PropertyProf Blog

Editor: Stephen Clowney
Univ. of Arkansas, Fayetteville

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Thursday, December 22, 2005

Dobris on the RAP

Joel Charles Dobris (UC Davis School of Law) has posted a Comment on the Race to Repeal the Rule Against Perpetuities on SSRN.  Here's the abstract:

There has been a race to the bottom among a large minority of jurisdictions to repeal the Rule Against Perpetuities. This Comment discusses obstacles if we wish to rerun the race, at some point in the distant future, as well as some of the possible ways to bring back the Rule. The author also discusses the continued rejection of the repeal by academics. He concludes the professoriate may find it possible to live with the consequences of the race and that if the political will to bring back the Rule comes to exist, that Society will find a way to repeal the repeal.

Ben Barros

[Comments are held for approval, so there will be some delay in posting]

December 22, 2005 in Future Interests and the RAP, Recent Scholarship | Permalink | Comments (0) | TrackBack (0)

Wednesday, December 21, 2005

Casas-Arce and Saiz on Do Courts Matter?

Pablo Casas-Arce (University of Oxford - Department of Economics) and Albert Saiz (University of Pennsylvania - The Wharton School) have posted Do Courts Matter? Rental Markets and the Law on SSRN.  Here's the abstract:

We argue that the allocation of ownership rights will minimize enforcement costs when the legal system is inefficient. In particular, when legal enforcement is costly, there will be a shift from contractual arrangements that rely on such enforcement (such as a rental agreement) towards other forms that do not (such as direct ownership). We then test this prediction on data on the rental housing market, and show that costly enforcement of rental contracts hampers the development of such a market in a cross-section of countries. We argue that this association is not the result of reverse causation from a developed rental market to more investor-protective enforcement. The results provide supportive evidence on the importance of contract enforcement for the development of financial and other markets.

Ben Barros

[Comments are held for approval, so there may be some delay in posting]

December 21, 2005 in Recent Scholarship | Permalink | Comments (0) | TrackBack (0)

Tuesday, December 20, 2005

My Book Buying Habits

From Amazon's recommendations for me:

The Death and Life of Great American Cities (Vintage) by Jane Jacobs (already have it)

Dora's Christmas DVD

Edge City : Life on the New Frontier by Joel Garreau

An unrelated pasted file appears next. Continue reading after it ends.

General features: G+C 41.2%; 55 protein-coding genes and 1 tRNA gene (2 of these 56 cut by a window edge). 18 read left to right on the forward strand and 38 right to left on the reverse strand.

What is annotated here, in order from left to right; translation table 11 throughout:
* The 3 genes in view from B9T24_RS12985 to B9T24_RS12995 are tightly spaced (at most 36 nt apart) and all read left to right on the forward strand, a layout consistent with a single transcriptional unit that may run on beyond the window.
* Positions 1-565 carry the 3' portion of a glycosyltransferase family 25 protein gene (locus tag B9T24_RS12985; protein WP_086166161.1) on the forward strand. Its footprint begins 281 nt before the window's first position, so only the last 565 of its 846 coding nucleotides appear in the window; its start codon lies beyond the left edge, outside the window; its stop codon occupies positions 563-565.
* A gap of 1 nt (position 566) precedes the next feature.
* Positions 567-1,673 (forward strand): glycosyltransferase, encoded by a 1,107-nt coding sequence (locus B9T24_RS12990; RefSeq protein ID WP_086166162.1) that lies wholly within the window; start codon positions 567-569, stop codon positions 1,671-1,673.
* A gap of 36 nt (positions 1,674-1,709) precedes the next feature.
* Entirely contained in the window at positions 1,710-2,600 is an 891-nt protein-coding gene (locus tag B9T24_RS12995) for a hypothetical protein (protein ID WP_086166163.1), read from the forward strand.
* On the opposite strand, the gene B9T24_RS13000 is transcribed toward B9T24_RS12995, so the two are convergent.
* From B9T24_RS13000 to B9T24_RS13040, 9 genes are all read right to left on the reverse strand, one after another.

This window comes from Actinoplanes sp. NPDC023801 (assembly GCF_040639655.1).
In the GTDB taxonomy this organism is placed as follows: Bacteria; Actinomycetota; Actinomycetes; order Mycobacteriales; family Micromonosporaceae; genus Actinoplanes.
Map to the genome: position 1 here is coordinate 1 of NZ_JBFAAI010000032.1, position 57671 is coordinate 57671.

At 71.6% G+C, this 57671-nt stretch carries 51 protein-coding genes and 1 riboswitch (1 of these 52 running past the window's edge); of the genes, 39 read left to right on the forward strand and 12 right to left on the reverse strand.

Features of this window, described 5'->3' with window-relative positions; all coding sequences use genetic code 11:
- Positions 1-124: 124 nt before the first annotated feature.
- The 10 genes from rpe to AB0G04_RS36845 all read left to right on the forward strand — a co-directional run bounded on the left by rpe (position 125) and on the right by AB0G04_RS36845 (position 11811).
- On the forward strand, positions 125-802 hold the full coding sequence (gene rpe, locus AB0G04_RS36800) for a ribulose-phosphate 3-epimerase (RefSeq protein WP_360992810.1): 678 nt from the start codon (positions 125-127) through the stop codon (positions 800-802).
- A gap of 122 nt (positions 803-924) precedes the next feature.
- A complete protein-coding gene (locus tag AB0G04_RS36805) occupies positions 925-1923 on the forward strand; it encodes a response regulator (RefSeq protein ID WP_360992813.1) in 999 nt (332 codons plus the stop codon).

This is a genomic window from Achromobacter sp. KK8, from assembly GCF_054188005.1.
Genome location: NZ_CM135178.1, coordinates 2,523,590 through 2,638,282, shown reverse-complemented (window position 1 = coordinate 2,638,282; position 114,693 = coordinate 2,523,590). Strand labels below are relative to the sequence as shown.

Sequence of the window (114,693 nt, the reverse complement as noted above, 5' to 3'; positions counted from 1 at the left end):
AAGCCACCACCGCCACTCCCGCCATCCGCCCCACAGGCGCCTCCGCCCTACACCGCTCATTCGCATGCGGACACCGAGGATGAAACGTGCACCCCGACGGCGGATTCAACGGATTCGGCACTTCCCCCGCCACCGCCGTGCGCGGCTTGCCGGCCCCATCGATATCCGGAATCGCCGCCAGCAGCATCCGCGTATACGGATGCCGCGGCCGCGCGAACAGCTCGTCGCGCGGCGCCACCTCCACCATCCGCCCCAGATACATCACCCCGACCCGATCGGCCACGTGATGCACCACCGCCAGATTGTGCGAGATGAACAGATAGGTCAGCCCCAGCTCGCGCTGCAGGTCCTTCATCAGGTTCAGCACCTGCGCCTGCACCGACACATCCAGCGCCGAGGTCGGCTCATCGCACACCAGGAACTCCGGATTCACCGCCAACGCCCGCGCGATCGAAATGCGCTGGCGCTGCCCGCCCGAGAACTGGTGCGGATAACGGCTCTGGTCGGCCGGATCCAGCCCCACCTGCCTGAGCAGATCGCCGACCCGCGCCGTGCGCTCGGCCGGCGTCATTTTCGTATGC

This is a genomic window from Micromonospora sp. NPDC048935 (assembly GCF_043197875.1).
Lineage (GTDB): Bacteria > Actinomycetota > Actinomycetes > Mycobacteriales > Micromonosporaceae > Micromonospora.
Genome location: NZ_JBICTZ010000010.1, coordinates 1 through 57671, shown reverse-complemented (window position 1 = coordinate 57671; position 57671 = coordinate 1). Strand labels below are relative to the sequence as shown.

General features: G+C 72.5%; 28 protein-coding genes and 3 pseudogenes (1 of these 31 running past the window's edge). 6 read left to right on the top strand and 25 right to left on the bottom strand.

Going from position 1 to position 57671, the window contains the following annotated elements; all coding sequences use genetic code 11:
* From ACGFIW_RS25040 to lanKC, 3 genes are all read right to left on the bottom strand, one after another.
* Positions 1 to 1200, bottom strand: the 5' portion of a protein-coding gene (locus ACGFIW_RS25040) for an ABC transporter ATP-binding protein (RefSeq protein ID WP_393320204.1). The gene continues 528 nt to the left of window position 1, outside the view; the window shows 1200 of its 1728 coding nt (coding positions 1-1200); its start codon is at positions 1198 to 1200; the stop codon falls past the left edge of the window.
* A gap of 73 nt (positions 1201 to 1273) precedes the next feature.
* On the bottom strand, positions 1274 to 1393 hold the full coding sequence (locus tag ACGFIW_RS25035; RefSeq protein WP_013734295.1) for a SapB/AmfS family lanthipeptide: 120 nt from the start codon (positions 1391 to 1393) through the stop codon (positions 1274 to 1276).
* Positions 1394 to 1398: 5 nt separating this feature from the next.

Takings: Private Property and the Power of Eminent Domain by Richard A. Epstein (already have it)

Blue's Clues - Classic Clues DVD

Understanding the Process of Economic Change (Princeton Economic History of the Western World) by Douglass C. North

Suburban Nation : The Rise of Sprawl and the Decline of the American Dream by Andres Duany, et al.

Dora's Storytime Collection (Dora the Explorer) by various artists

Contracting for Property Rights (Political Economy of Institutions and Decisions) by Gary D. Libecap, et al.

Rugged Riggz Construction Site Dump Truck by Little Tikes

Seems about right, though Dora has recently fallen out of favor a bit, and Maisy and Blue now reign supreme in my household.

Ben Barros

[Comments are held for approval, so there will be some delay in posting]

December 20, 2005 in Books | Permalink | Comments (0) | TrackBack (0)

Sprawl Discussion

Thanks much to Kurt Paulsen and Michael Lewyn for participating in last week's post on sprawl (here, here and here).  I hope to have some some similar discussions of other topics after the holidays.  If you have a topic you'd like to see, please let me know.

Ben Barros

[Comments are held for approval, so there will be some delay in posting]

December 20, 2005 in Land Use | Permalink | Comments (0) | TrackBack (0)

Dagan on Property and the Public Domain

Hanoch Dagan (Tel Aviv University) has posted Property and the Public Domain on SSRN.  Here's the abstract:

Friends of the public domain are typically suspicious of property-talk. Property is perceived as the foe, epitomizing the threat of a shrinking public domain. I argue that this common view both misguided and unfortunate. It is misguided because the cleavage between property discourse and a thriving public domain is largely illusory: the form, the substance, and the history of property convey lessons that are rather helpful to the goal of revitalizing a rich and vibrant public domain. It is unfortunate because the concept of property has enormous rhetorical power in shaping people's expectations and therefore in the construction of what they deem normal, obvious, and thus clearly justified. For both reasons, friends of the public domain should embrace property, rather than fight it.

Ben Barros

[Comments are held for approval, so there will be some delay in posting]

December 20, 2005 in Recent Scholarship | Permalink | Comments (0) | TrackBack (0)